NAMM 2019: It’s generating a lot of buzz, but we predict that Akai’s standalone production hardware, Force, is going to face an uphill struggle. It clearly aims to capture the intuitive clip-focussed workflow of Ableton Live and put it into a self-contained machine. However, the size and weight of the hardware itself mean it’s not necessarily any more portable than a laptop and Push, and its price point isn’t vastly cheaper either.
The Force’s stock of onboard synths and Air effects sound good to our ear, but the feature set can’t match that of the full crop in Ableton Live. It begs the question, ‘why would those seeking a Live-like workflow switch from Ableton?’ It’s worth noting that, if portability and a self-contained workflow is a priority, Akai’s own, excellent MPC Live is cheaper and has a rechargeable battery for true portability.
That being said, the hardware itself feels great quality, with responsive pads, solid rotaries and a clear, quality touchscreen. Clearly, a lot of work has gone into creating a slick and flexible workflow, too, and we’re sure that those who learn its ins and outs will undoubtedly find it to be a fun and creative instrument.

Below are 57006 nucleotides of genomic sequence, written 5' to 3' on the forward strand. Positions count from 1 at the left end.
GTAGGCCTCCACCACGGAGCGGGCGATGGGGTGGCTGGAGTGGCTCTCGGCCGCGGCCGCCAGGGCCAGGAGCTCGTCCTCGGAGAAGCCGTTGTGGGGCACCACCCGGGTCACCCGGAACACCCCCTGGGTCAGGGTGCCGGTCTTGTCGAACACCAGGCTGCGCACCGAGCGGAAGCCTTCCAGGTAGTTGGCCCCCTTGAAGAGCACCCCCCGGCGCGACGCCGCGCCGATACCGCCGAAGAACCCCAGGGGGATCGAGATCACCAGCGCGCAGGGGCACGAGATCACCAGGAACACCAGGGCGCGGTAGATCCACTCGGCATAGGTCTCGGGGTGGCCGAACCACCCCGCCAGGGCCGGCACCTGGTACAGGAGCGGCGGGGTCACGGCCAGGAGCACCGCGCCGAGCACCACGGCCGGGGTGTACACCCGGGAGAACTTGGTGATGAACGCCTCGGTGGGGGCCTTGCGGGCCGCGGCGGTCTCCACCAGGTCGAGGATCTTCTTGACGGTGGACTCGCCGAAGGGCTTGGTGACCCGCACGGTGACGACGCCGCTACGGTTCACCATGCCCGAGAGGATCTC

One downside we can see at the moment is the lack of flexibility when it comes to creating and exporting full arrangements. We’re told there’s no Song Mode right now and, unlike with the MPC, there’s no desktop version of the software, so transferring ideas to a DAW could prove cumbersome. Hopefully, future firmware will improve this. We’re told there’s extensive mapping to use Force as a controller for Ableton Live, too.
In short, the jury is out right now. Force is clearly a well made and powerful piece of kit, but we’ve yet to get our head around its USP.
NAMM 2019 - all the news
The dust is settling, but our ears are still ringing. You'll find all the stories that counted in our massive news hub. Below, enjoy our editors' findings as we regrouped at the end of the show.